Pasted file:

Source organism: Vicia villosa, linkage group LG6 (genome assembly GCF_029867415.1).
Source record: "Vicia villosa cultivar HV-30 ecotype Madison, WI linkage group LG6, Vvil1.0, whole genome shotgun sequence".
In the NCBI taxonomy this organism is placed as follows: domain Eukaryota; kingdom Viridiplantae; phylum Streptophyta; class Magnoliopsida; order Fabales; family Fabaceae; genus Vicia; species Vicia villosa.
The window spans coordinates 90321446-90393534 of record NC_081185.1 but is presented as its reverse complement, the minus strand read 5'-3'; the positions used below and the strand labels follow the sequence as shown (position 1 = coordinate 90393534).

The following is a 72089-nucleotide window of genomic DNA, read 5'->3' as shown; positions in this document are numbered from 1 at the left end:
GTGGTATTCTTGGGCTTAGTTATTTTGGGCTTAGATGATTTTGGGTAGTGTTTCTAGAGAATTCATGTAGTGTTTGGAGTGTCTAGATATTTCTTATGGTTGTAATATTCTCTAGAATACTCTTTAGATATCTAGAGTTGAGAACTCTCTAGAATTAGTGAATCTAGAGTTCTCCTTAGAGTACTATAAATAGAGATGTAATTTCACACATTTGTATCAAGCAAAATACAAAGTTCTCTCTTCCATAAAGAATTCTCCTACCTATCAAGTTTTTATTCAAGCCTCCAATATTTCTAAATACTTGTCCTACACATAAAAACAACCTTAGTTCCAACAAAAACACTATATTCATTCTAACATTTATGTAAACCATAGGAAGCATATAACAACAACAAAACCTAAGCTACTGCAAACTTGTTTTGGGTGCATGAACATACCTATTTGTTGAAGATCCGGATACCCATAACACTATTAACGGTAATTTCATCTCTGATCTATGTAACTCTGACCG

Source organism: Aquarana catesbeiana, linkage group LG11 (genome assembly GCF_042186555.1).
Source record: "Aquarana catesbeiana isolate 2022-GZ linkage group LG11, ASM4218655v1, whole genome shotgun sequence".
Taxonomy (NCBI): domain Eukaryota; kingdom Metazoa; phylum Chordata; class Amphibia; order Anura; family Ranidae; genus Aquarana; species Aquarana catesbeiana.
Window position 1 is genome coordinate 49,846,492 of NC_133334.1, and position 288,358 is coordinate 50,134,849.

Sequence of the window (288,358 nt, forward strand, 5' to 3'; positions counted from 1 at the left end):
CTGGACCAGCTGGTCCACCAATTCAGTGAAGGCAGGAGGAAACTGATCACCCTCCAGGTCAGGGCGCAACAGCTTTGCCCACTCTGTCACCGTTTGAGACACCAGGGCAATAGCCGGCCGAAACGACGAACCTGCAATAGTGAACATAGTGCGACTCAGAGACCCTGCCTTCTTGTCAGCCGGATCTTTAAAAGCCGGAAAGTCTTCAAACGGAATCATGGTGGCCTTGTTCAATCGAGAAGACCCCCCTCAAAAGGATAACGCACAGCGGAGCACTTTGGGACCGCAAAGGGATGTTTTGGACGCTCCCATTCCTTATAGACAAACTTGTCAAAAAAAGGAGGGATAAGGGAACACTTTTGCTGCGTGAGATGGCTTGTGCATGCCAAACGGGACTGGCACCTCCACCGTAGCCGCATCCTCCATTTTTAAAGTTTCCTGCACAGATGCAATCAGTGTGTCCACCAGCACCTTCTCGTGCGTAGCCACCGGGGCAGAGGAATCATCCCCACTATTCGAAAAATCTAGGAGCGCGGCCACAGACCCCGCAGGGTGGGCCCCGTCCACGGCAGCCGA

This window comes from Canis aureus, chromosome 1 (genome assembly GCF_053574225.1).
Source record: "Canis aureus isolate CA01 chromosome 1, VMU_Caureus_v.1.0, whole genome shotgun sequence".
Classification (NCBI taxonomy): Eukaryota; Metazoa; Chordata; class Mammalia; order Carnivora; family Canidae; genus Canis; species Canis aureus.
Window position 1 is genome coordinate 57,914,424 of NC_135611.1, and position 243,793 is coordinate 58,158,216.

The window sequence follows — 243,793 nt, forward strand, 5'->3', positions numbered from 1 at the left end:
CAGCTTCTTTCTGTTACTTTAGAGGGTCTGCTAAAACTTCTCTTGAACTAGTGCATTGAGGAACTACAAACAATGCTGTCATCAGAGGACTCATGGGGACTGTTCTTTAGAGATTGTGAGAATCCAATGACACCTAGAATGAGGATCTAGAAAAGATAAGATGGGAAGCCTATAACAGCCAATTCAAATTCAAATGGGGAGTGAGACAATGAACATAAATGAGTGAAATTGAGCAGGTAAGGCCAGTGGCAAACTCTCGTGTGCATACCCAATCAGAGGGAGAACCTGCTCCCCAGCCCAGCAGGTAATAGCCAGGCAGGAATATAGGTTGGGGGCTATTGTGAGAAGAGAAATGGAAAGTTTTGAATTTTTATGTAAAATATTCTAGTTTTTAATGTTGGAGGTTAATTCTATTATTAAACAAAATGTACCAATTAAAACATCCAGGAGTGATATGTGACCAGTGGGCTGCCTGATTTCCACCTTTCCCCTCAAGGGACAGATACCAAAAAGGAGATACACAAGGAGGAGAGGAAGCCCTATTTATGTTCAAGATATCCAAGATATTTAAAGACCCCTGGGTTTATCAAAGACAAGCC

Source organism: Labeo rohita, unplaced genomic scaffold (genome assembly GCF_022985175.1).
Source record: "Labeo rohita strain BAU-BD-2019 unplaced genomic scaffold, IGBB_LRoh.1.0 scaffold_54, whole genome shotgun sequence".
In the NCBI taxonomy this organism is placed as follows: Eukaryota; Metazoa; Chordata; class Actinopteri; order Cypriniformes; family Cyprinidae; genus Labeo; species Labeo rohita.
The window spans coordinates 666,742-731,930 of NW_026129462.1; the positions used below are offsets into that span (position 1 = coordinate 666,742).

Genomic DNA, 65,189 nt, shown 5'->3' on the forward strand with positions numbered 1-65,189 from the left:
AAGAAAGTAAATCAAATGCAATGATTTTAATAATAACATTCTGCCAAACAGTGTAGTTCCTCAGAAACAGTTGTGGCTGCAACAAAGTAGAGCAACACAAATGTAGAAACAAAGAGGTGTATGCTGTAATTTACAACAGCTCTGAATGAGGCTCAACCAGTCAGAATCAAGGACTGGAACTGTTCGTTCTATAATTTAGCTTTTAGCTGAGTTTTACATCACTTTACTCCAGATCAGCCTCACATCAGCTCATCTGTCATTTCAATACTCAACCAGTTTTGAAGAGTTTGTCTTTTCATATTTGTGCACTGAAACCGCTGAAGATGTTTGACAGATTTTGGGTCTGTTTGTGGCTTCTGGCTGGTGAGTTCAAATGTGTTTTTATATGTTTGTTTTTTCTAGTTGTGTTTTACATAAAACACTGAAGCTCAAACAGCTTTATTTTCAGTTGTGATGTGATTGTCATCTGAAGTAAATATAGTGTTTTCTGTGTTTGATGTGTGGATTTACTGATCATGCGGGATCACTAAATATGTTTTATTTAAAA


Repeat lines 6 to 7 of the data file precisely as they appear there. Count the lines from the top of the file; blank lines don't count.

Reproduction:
GTGGTATTCTTGGGCTTAGTTATTTTGGGCTTAGATGATTTTGGGTAGTGTTTCTAGAGAATTCATGTAGTGTTTGGAGTGTCTAGATATTTCTTATGGTTGTAATATTCTCTAGAATACTCTTTAGATATCTAGAGTTGAGAACTCTCTAGAATTAGTGAATCTAGAGTTCTCCTTAGAGTACTATAAATAGAGATGTAATTTCACACATTTGTATCAAGCAAAATACAAAGTTCTCTCTTCCATAAAGAATTCTCCTACCTATCAAGTTTTTATTCAAGCCTCCAATATTTCTAAATACTTGTCCTACACATAAAAACAACCTTAGTTCCAACAAAAACACTATATTCATTCTAACATTTATGTAAACCATAGGAAGCATATAACAACAACAAAACCTAAGCTACTGCAAACTTGTTTTGGGTGCATGAACATACCTATTTGTTGAAGATCCGGATACCCATAACACTATTAACGGTAATTTCATCTCTGATCTATGTAACTCTGACCG

Source organism: Aquarana catesbeiana, linkage group LG11 (genome assembly GCF_042186555.1).